Experts: Meitu Selfie App Records Way Too Much Info About You
Its explanation for why it needs so much information about your phone doesn't add up, experts say
Chinese app Meitu, which has risen suddenly to popularity in the U.S. this week, collects far more information about you than is necessary, security experts say.
Meitu is a simple app, which augments users’ selfies look like, I guess, anime characters — in the name of beauty, you can use it to shade and shape your face, as well as to give it a more of an anime look. But it’s big business in China, where it went public in December, and it’s now worth more than $4 billion.
As it becomes popular among users in the U.S., however, often as a novelty, security researchers have noticed that it demands a significant information from users’ phones — far more than should be necessary.
The iOS version of the app sends a host of user information to the company’s servers in China, including phone model, operating system, your location, and which phone provider you use. While unnecessary for the Meitu’s function, that doesn’t make it particularly unique — a host of less popular apps also ask for far more information and permissions in your phones than necessary.
The Android version, however, asks for far more, including IMEI, your phone’s unique identifying marker; ICCID, which uniquely identifies a SIM card; your location; and whether your device has been jailbroken.
If such information was provided to a malicious user, like a criminal or government hacker, it would be an important step towards cloning your phone — a process by which all information on a device would be copied to another device, security researcher Greg Linares told Vocativ.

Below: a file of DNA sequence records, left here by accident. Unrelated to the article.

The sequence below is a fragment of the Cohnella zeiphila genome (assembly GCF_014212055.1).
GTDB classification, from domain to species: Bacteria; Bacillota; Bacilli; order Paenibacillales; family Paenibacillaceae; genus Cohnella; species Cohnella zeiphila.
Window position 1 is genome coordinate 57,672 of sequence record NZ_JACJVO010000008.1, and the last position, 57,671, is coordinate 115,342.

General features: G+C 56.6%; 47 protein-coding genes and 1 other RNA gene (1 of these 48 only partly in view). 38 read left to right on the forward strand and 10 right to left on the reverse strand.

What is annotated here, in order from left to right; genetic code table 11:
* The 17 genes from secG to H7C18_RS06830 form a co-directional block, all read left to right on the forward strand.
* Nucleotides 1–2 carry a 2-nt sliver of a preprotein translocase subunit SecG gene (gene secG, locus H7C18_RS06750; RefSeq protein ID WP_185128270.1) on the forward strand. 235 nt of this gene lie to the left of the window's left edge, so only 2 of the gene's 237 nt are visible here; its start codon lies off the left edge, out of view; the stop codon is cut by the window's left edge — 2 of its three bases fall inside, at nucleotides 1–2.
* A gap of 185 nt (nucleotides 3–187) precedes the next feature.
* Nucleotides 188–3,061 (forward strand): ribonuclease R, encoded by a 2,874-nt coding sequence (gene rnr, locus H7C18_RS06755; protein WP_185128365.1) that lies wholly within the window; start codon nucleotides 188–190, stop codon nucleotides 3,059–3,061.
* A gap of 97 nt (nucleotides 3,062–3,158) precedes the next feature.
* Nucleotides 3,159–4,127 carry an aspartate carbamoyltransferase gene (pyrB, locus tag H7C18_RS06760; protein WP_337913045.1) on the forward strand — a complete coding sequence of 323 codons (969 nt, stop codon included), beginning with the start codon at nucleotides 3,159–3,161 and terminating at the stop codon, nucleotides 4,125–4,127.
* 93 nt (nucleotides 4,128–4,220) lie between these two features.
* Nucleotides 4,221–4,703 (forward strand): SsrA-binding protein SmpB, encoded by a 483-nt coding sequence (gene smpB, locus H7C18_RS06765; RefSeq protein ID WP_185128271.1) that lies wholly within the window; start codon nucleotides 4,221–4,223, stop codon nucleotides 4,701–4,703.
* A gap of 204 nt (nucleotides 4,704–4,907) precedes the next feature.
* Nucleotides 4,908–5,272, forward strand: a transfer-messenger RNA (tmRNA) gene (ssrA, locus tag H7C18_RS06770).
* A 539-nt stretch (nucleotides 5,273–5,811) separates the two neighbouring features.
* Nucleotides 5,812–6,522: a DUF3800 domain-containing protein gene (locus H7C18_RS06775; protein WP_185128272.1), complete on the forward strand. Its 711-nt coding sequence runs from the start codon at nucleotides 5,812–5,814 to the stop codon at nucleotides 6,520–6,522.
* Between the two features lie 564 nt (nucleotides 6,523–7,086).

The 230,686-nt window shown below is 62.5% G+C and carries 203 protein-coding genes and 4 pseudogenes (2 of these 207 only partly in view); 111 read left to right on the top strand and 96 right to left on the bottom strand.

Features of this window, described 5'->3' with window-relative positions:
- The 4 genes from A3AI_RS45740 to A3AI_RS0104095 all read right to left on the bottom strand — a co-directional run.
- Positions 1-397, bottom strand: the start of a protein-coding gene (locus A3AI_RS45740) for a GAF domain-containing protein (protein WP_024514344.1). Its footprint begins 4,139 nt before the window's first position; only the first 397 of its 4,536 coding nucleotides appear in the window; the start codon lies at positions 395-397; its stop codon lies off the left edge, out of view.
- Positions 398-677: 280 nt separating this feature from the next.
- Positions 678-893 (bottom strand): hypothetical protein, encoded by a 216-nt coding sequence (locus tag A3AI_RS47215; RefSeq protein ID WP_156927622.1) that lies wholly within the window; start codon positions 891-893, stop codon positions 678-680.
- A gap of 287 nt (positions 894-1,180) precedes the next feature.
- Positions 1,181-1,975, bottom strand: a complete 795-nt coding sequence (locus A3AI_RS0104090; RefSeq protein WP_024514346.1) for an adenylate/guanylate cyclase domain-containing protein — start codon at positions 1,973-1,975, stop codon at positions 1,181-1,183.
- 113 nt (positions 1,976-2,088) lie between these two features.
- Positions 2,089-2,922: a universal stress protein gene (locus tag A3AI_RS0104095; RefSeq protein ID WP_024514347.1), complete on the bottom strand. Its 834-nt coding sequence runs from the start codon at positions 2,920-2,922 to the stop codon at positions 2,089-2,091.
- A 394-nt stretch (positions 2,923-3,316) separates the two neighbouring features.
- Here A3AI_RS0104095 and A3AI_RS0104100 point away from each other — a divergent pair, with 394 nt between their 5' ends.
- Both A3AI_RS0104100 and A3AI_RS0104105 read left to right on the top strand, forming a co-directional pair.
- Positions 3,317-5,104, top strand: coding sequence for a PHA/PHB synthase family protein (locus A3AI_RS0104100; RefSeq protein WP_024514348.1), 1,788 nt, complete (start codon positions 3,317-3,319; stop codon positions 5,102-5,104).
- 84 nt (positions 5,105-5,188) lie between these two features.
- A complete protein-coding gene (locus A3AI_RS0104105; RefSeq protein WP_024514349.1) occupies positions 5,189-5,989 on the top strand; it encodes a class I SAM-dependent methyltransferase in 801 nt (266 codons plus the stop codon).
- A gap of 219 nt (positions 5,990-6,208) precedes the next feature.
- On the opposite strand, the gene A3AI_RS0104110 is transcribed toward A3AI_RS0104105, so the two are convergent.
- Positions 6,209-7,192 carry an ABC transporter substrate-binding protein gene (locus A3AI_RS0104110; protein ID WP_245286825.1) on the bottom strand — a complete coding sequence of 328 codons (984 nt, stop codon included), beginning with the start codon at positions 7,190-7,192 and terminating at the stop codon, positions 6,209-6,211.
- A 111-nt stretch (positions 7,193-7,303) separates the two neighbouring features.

“Obtaining an IMEI number — which should very, very rarely change on a device — is a great way to link user to a device. Since they are taking the ICCID data, which is carrier data, that can help lead towards the path of cloning,” he said.
“This app is already collecting this information, and the company should really have no marketing need for it.”
In a long statement sent to Vocativ, Meitu insisted that its “sole purpose for collecting the data is to optimize app performance, its effects and features and to better understand our consumer engagement with in-app advertisements.” It included a step-by-step list of why Meitu claims to require each permission — often, it said, they’re to ensure Meitu’s advertisement network functions properly and is able to circumvent firewalls — but its explanations didn’t satisfy researchers’ concerns.
“I don’t have a lot of confidence in their reasoning based on this document,” researcher Jonathan Zdziarski told Vocativ. “The reasoning makes little sense. You don’t need to track all of that information to bypass a firewall, and you don’t use a bunch of ad trackers to bypass a firewall either. It’s almost nonsensical.”
That’s not to say that Meitu has nefarious plans for user data. However, the researchers say, to ask for so much personal information is both relatively common in some apps and has the potential for endangering users’ security if that information is hacked or stolen.
“I think everyone probably suspects now that Meitu is crapware, and if they choose to run it that’s their business,” Zdziarski said.